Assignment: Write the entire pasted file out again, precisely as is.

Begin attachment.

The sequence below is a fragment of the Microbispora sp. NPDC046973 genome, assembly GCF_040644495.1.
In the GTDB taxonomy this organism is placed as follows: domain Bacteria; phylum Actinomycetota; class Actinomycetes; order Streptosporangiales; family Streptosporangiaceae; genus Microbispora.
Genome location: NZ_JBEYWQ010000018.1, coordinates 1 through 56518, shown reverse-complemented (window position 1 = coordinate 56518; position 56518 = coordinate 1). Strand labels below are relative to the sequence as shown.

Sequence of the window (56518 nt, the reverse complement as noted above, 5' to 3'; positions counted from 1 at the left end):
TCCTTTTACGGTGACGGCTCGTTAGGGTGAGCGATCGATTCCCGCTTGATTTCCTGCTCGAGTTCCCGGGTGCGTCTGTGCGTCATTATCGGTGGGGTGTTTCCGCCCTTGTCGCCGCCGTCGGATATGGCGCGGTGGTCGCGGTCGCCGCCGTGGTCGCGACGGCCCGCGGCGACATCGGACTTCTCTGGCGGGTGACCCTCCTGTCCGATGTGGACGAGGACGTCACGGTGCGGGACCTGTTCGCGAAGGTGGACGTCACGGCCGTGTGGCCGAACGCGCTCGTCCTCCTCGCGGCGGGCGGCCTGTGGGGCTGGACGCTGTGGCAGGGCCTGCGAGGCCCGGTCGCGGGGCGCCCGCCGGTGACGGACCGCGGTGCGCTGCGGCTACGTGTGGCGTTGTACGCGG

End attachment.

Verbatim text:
The sequence below is a fragment of the Microbispora sp. NPDC046973 genome, assembly GCF_040644495.1.
In the GTDB taxonomy this organism is placed as follows: domain Bacteria; phylum Actinomycetota; class Actinomycetes; order Streptosporangiales; family Streptosporangiaceae; genus Microbispora.
Genome location: NZ_JBEYWQ010000018.1, coordinates 1 through 56518, shown reverse-complemented (window position 1 = coordinate 56518; position 56518 = coordinate 1). Strand labels below are relative to the sequence as shown.

Sequence of the window (56518 nt, the reverse complement as noted above, 5' to 3'; positions counted from 1 at the left end):
TCCTTTTACGGTGACGGCTCGTTAGGGTGAGCGATCGATTCCCGCTTGATTTCCTGCTCGAGTTCCCGGGTGCGTCTGTGCGTCATTATCGGTGGGGTGTTTCCGCCCTTGTCGCCGCCGTCGGATATGGCGCGGTGGTCGCGGTCGCCGCCGTGGTCGCGACGGCCCGCGGCGACATCGGACTTCTCTGGCGGGTGACCCTCCTGTCCGATGTGGACGAGGACGTCACGGTGCGGGACCTGTTCGCGAAGGTGGACGTCACGGCCGTGTGGCCGAACGCGCTCGTCCTCCTCGCGGCGGGCGGCCTGTGGGGCTGGACGCTGTGGCAGGGCCTGCGAGGCCCGGTCGCGGGGCGCCCGCCGGTGACGGACCGCGGTGCGCTGCGGCTACGTGTGGCGTTGTACGCGG